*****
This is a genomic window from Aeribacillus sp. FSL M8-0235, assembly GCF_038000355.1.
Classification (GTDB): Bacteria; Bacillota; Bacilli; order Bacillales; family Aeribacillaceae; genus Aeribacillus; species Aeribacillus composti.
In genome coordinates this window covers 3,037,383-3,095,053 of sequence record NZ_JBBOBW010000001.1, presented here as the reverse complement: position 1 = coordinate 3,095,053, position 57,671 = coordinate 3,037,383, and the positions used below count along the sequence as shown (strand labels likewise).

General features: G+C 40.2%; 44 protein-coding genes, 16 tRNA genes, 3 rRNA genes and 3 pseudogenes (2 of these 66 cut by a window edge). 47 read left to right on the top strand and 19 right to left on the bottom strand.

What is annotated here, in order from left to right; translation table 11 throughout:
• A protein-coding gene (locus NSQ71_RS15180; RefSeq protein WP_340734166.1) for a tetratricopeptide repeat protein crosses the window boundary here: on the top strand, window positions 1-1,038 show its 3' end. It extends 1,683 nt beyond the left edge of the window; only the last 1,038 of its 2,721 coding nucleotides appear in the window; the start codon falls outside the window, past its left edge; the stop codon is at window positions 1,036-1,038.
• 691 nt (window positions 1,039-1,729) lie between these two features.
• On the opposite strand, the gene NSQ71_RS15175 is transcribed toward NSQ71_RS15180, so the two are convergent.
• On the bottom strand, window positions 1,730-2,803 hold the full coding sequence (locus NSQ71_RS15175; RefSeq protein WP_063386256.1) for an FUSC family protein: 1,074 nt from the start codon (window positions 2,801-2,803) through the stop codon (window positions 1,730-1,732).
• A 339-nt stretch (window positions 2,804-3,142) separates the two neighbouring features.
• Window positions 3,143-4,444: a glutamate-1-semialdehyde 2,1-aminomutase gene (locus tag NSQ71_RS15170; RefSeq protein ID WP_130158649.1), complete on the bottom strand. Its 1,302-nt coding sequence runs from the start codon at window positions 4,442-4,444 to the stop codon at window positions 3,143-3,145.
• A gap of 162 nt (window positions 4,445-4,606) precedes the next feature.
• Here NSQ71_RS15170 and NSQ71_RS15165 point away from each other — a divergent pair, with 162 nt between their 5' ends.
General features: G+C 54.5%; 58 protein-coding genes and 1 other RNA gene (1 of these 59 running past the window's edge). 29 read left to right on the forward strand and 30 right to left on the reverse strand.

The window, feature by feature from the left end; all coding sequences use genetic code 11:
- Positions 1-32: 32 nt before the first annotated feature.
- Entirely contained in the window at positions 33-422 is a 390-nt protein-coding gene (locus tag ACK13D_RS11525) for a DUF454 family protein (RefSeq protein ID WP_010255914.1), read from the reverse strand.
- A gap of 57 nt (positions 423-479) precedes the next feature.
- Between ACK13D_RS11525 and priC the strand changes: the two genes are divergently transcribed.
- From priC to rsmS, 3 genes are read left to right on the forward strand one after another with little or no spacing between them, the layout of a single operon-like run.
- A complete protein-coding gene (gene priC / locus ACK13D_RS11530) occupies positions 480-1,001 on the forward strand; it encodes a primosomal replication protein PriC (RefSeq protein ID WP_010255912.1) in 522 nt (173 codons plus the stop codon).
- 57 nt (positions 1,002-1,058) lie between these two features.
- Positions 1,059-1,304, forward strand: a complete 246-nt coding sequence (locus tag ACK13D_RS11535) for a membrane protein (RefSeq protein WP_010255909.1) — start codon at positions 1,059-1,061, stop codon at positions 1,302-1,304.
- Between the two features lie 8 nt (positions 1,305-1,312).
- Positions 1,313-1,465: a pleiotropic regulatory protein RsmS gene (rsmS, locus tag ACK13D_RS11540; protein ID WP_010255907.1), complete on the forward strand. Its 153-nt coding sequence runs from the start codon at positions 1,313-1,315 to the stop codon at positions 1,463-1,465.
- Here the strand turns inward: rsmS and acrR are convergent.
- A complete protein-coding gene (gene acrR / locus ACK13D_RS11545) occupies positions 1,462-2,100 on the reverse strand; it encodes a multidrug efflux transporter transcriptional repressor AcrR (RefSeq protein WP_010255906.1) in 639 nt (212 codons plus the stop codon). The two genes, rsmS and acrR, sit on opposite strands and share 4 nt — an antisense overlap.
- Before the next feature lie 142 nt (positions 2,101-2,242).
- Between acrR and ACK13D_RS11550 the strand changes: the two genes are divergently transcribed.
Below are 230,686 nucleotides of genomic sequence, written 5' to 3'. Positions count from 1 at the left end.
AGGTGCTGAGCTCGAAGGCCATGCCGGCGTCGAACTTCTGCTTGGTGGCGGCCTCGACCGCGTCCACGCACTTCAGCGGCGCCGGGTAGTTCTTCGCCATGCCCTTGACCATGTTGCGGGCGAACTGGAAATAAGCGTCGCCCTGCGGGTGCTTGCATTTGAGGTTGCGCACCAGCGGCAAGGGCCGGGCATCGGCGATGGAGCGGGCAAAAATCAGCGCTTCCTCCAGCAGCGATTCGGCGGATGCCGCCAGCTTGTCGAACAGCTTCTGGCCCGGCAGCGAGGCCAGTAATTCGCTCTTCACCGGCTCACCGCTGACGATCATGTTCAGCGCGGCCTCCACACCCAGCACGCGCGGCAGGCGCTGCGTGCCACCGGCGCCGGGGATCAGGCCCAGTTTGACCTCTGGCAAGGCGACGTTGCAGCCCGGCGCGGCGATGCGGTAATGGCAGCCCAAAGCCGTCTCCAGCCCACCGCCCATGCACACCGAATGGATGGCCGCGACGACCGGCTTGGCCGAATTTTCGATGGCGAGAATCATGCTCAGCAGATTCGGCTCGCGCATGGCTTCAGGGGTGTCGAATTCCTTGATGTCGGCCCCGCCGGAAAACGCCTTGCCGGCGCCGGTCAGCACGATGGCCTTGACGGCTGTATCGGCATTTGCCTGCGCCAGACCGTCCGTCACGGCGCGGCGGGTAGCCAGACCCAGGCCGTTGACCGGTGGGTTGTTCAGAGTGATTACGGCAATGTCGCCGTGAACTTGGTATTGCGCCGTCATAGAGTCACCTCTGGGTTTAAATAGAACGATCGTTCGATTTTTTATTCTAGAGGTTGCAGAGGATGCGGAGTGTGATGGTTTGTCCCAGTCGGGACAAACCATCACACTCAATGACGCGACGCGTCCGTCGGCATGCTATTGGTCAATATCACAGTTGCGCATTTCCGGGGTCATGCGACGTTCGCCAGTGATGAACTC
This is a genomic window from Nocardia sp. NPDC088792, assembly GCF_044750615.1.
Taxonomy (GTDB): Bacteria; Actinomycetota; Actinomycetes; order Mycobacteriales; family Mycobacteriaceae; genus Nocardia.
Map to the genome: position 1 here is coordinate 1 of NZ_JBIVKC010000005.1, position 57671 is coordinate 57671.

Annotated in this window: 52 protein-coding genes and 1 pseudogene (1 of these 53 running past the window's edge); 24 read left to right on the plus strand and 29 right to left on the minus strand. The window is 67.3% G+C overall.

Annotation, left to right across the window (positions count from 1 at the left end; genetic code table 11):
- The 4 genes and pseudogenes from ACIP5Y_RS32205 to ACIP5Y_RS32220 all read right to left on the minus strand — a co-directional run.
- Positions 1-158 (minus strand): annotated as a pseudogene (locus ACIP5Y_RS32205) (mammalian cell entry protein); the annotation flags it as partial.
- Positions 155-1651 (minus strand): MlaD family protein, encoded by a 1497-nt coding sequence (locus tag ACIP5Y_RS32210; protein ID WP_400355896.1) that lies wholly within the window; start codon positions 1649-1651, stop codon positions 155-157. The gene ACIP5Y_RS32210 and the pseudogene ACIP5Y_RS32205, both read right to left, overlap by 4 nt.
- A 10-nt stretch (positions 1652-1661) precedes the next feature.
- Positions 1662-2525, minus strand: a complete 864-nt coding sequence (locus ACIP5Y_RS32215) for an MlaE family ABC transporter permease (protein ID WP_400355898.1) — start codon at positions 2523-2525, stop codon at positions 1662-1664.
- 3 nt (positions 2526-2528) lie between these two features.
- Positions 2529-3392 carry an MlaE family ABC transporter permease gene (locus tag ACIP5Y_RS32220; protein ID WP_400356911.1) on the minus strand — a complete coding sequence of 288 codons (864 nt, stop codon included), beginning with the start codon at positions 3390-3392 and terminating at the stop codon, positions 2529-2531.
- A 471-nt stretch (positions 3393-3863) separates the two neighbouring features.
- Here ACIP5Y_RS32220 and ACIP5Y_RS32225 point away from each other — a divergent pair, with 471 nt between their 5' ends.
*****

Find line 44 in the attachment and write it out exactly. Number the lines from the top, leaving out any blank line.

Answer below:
- A 471-nt stretch (positions 3393-3863) separates the two neighbouring features.